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Regionalizing manufacturing will help make supply chain resilient: Siemens USA CEO

Barbara Humpton, Siemens USA CEO, discusses the nation's ongoing supply chain crisis, and how regionalizing manufacturing could ease bottlenecks.

Video Transcript

- I'm here with Barbara Humpton, who is the CEO of Siemens USA. Barbara, nice to see you.

BARBARA HUMPTON: Andy, it's great to be back with you.

- Let's jump right in and talk about supply chain, because obviously, there is a tremendous amount of questions about the problems with supply chain and how soon things can get turned around. What's your assessment of what's going on right now?

BARBARA HUMPTON: Yeah we're hearing from our supply chain professionals that we can expect disruptions through '22. It's clear that there have just been massive changes all around the world. But I'll tell you, these folks have been heroes of ours.

They've used all kinds of risk management techniques, as well as diversifying our sources of supply so we could stay up and running, and now using predictive analytics to help us anticipate what we need to do to be ready for what's next.

- What are you guys doing specifically at Siemens, and what do you think about the government's response so far? It's obviously become a national priority.

BARBARA HUMPTON: It is. Well, first of all, you know, this is-- we have been in a couple of decades of globalization. And what we're seeing is a moment that is driving glocalization, the idea that there is innovation going on all around the world. But what we absolutely need is the ability to make products close to the source of demand.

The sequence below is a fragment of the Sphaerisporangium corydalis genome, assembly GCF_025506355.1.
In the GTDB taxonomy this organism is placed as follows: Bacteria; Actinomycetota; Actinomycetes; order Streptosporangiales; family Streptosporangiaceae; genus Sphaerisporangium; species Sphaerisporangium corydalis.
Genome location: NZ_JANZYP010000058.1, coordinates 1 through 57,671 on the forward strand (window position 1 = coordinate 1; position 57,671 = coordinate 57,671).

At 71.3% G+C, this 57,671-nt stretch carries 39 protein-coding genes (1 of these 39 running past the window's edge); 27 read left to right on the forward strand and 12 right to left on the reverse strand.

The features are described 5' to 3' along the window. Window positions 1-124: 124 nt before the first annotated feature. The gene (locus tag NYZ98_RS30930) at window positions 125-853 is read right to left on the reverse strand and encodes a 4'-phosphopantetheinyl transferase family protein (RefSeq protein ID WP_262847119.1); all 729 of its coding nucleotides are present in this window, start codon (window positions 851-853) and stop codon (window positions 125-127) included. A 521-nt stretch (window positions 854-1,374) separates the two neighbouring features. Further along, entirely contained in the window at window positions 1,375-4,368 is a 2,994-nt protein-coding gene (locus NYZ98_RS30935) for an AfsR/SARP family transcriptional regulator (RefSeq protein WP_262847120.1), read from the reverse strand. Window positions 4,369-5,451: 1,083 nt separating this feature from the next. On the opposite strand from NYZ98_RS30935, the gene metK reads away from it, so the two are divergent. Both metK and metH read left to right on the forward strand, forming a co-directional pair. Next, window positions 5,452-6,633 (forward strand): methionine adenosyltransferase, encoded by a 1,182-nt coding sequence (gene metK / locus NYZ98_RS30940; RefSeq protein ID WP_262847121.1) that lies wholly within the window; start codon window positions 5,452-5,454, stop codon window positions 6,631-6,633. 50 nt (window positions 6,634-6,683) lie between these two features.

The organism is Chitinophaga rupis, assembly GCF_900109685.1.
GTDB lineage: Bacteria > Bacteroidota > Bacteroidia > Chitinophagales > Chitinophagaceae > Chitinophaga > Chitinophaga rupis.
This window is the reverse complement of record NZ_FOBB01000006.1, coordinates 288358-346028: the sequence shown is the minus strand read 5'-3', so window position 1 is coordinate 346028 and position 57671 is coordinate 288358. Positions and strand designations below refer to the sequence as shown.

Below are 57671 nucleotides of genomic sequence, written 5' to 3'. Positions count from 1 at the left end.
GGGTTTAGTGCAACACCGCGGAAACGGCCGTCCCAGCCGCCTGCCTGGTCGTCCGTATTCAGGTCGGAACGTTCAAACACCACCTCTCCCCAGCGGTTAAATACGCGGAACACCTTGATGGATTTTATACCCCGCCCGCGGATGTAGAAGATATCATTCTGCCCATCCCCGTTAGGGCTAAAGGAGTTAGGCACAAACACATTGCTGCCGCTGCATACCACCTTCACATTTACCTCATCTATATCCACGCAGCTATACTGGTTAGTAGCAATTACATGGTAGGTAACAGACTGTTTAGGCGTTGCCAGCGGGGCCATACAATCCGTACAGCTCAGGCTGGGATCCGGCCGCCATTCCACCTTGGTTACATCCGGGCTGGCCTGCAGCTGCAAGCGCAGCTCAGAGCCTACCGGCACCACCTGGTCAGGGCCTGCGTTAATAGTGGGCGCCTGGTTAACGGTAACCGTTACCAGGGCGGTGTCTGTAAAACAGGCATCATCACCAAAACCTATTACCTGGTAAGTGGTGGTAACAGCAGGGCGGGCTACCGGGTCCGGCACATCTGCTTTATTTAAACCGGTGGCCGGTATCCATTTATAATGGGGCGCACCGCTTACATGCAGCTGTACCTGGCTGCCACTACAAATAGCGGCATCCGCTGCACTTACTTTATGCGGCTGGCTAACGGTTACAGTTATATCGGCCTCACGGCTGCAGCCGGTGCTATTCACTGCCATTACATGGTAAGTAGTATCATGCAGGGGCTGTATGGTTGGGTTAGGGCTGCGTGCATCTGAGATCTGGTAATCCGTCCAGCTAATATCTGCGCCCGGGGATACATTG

And so this regionalization of manufacturing is actually going to help make our supply chains more resilient. Now, can government help with that? Yeah, we think they can. Governments around the world are actually making investments into getting the industrial base strengthened and more resilient. And Siemens is playing a role with our technology.

- When you talk about that localization, I assume part of that is returning manufacturing to the United States, for instance. Isn't that going to increase costs though?

BARBARA HUMPTON: Well, Andy, not necessarily. We have technologies today that can actually enhance what individual people are capable of producing. And when you start bringing this automation in, and suddenly the cost of labor is not the driving factor for ultimate production, then boy, the sky's the limit with what can be actually produced here.